Additional Bans on Forced Dues Expected to Be Considered in 2021
In the 2020 elections, union bosses’ threats about how their political machine would punish elected officials in state after state for standing up to Big Labor and passing Right to Work laws turned out once again to be extraordinarily hollow.
Shortly before Election Day, union strategists publicly anticipated at least making headway towards reinstating forced union dues in the five states — Indiana, Michigan, Wisconsin, West Virginia and Kentucky — that have adopted and implemented Right to Work laws in the last nine years.
Unfortunately for Big Labor, in all of these states, voters foiled their schemes. In fact, in the two states that most recently passed their Right to Work laws — West Virginia and Kentucky — union-label candidates collectively got clobbered.
A news story filed on November 2 quoted West Virginia AFL-CIO President Josh Sword gleefully anticipating the political punishment a $5 million Big Labor front group (lavishly funded by his own union conglomerate) would deal out to the elected officials who support the Mountain State Right to Work law adopted in 2016.
He boldly predicted: “At the end of Election Day there are going to be more [Big] Labor-endorsed candidates elected to our state Senate . . . .”
Party That Supplied All the Votes For Right to Work Law Has Been Richly Rewarded
What actually happened is that all of the pro-forced unionism West Virginia Senate challengers backed by the union boss-controlled “Mountain State Values” outfit were defeated. The state Senate’s GOP caucus, which supplied all 17 of the chamber’s votes to pass Right to Work in 2016, expanded from 20 to 23.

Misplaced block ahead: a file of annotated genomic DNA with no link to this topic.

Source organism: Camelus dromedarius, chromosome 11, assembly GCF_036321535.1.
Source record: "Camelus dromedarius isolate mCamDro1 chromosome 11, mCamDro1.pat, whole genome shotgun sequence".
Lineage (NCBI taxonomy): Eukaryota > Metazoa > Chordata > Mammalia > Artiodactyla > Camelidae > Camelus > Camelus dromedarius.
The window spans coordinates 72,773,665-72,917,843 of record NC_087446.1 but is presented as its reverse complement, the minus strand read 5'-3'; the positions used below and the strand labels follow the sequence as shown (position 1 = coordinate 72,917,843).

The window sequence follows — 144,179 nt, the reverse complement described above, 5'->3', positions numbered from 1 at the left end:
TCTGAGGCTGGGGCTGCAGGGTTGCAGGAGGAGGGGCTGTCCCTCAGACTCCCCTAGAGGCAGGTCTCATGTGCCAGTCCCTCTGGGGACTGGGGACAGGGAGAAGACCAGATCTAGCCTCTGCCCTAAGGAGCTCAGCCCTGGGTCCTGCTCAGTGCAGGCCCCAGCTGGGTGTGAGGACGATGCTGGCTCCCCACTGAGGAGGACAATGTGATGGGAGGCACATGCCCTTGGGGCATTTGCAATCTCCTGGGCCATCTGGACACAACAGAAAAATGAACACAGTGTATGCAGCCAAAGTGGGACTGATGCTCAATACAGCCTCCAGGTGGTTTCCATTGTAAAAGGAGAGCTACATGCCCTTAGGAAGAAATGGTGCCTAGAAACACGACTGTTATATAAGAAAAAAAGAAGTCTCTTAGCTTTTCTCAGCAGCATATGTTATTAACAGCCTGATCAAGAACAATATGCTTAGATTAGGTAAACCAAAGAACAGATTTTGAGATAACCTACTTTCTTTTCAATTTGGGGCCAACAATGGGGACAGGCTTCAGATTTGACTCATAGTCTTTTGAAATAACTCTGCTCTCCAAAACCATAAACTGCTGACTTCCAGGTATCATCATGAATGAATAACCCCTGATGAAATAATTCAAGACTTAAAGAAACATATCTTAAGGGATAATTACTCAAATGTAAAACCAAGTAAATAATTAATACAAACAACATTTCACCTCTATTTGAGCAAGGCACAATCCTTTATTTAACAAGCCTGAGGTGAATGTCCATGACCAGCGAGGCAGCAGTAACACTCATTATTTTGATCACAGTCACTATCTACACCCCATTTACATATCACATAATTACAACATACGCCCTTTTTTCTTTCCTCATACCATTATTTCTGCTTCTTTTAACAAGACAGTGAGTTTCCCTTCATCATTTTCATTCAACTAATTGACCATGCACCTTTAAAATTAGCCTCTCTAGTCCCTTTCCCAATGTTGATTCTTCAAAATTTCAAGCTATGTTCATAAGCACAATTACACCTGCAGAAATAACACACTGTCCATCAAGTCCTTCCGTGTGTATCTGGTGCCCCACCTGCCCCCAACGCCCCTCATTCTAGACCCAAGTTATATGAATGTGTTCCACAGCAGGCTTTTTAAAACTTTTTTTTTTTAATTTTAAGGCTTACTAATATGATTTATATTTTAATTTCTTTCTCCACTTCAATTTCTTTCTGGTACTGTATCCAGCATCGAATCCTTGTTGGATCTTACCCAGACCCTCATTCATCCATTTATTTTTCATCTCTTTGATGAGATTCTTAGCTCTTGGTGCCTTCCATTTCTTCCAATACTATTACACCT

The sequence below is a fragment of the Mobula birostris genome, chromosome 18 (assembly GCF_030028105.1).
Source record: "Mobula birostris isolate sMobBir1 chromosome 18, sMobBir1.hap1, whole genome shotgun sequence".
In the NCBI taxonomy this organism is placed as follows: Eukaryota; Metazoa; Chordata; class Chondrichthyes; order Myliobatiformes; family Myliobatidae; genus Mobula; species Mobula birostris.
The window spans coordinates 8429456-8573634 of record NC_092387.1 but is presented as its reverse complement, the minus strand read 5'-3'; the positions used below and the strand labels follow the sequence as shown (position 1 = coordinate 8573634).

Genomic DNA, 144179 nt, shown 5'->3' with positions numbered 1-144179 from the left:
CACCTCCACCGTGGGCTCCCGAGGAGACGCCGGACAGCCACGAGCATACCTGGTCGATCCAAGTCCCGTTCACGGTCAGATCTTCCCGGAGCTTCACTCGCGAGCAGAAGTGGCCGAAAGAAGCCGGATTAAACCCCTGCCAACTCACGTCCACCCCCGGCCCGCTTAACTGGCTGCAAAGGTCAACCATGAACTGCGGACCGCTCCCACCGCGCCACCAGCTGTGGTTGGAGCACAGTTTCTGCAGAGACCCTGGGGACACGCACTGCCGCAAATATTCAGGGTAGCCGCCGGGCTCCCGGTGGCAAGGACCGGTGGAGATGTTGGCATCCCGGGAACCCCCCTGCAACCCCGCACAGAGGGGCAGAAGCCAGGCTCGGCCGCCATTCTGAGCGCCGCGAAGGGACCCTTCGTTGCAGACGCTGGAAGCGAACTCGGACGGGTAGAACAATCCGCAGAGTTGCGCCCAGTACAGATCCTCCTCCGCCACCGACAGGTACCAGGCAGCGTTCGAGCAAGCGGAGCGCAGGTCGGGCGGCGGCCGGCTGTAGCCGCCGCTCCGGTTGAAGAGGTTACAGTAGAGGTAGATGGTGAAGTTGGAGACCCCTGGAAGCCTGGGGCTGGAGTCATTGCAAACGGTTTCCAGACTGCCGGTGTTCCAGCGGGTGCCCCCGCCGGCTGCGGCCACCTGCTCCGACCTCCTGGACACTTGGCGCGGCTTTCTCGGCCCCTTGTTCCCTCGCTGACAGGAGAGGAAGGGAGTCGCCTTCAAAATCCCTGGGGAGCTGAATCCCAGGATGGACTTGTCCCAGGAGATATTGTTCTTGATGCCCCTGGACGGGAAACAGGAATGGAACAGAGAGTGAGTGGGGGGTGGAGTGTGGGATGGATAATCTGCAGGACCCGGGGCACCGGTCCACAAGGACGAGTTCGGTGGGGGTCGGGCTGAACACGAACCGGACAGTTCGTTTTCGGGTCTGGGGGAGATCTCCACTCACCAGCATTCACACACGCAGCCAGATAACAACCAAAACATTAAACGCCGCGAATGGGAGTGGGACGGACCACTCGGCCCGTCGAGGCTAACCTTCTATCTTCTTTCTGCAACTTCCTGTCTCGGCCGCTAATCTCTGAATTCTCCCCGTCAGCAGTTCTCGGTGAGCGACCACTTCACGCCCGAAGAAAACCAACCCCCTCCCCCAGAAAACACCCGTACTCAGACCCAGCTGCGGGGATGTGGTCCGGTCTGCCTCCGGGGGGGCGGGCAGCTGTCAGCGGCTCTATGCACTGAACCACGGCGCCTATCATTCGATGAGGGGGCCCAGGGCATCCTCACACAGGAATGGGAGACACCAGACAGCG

In the state House of Delegates, the Democrat caucus, which unanimously voted against Right to Work in 2016, shriveled to just 24 out of 100 seats.
At the time West Virginia’s ban on forced union dues and fees was approved, the anti-Right to Work Democrat caucus held 36 seats in the chamber.
In neighboring Kentucky, which gave the green light for Right to Work legislation in early 2017, the pattern was strikingly similar.
Repeal of the Bluegrass State Right to Work law and restoration of forced-dues privileges for union bosses was a key provision of the labor-policy platform unveiled by Democrat members of the state House of Representatives on Labor Day, just as the 2020 campaigns were heating up.
This political pandering to Big Labor completely backfired.
On Election Day, the number of seats in this 100-member body held by Democrats dwindled from 38 to 25, handing the heavily pro-Right to Work state GOP a House supermajority.
In 2021, Republicans will also have a supermajority in the Kentucky Senate, with 30 out of 38 seats.
Both Kentucky chambers’ Democrat caucuses are now substantially smaller than they were at the time of Right to Work passage.
Union Bosses’ Failure to Make Good on 2020 Threats Should Be Remembered in 2021
National Right to Work Committee Vice President John Kalb commented:
“In the coming year, several of the 23 states that have yet to secure Right to Work protections for employees are expected to take up legislation banning termination for refusal to join or bankroll an unwanted union.
“Among the states where Right to Work measures may well come up for roll-call floor votes in early 2021 are Delaware, New Hampshire, Ohio and Montana.
“In a number of states, the National Right to Work Committee is already providing, thanks to the generosity of our own members and supporters, advice and assistance to regional, state and local organizations pushing for passage of additional laws prohibiting forced union dues and fees as a job condition.
“Whenever Right to Work legislation comes up, union bigwigs from national AFL-CIO boss Richard Trumka on down invariably predict the union machine will end the careers of elected officials who vote against forced unionism.
“2020 is just the latest, but perhaps the most definitive yet, illustration of the emptiness of such threats.
“For state politicians across America, in Biden-won states as well as Trump-won states, Right to Work was a winning issue in November. And it’s important that union bosses’ failure to make good on their 2020 threats is remembered in 2021.”